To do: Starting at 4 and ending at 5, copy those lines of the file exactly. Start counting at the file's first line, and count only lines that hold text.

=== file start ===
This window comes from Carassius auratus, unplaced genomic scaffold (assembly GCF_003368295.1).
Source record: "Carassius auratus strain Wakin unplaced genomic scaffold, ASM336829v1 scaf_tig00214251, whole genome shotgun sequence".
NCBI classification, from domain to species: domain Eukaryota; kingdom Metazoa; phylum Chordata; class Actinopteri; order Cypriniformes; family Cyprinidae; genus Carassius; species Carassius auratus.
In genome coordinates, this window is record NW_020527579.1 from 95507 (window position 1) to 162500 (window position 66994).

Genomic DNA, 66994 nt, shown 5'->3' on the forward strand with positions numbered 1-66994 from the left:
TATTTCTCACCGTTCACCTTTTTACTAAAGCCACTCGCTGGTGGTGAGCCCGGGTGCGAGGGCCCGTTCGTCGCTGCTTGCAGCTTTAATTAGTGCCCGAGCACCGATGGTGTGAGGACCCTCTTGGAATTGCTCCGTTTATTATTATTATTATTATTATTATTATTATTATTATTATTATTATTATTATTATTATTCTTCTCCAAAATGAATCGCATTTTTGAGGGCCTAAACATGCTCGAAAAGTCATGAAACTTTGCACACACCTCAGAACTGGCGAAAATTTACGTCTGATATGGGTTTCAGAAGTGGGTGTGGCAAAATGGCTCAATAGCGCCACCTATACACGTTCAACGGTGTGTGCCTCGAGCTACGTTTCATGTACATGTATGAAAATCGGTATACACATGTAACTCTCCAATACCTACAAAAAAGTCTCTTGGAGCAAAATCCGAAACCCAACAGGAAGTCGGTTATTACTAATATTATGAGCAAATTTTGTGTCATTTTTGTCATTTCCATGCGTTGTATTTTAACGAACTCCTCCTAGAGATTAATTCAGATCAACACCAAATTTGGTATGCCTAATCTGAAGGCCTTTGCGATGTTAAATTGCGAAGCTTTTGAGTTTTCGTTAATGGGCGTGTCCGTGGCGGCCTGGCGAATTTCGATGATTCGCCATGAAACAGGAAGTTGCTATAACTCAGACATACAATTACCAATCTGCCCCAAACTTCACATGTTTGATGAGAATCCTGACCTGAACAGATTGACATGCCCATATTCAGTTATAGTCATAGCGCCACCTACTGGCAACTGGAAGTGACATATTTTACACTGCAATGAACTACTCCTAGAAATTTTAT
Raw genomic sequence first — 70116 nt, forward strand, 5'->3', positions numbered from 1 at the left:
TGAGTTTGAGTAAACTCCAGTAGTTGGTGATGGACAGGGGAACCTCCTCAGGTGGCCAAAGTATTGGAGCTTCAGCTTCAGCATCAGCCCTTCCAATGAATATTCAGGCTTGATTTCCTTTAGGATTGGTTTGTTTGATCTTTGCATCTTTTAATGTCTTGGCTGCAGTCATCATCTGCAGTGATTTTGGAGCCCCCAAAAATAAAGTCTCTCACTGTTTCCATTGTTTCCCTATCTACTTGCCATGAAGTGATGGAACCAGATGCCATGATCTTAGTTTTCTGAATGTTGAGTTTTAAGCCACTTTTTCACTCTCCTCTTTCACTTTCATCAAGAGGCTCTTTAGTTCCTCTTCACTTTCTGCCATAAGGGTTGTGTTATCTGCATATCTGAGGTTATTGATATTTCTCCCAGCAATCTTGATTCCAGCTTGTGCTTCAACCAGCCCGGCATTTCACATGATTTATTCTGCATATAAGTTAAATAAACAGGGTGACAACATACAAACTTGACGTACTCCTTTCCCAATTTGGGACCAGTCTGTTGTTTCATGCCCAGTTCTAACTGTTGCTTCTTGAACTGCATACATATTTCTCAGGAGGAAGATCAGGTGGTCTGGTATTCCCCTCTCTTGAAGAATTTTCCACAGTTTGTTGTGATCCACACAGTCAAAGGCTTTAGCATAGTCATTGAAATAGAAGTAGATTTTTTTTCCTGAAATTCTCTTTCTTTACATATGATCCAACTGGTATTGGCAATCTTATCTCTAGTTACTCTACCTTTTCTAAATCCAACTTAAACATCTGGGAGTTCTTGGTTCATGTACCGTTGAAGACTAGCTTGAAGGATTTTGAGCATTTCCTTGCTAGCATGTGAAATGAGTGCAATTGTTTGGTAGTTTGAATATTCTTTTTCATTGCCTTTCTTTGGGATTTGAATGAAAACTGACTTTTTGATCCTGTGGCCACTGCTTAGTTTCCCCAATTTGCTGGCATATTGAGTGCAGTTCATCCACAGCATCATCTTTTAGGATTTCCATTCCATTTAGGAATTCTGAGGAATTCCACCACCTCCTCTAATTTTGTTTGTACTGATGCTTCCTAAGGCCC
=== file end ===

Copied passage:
In genome coordinates, this window is record NW_020527579.1 from 95507 (window position 1) to 162500 (window position 66994).

Genomic DNA, 66994 nt, shown 5'->3' on the forward strand with positions numbered 1-66994 from the left: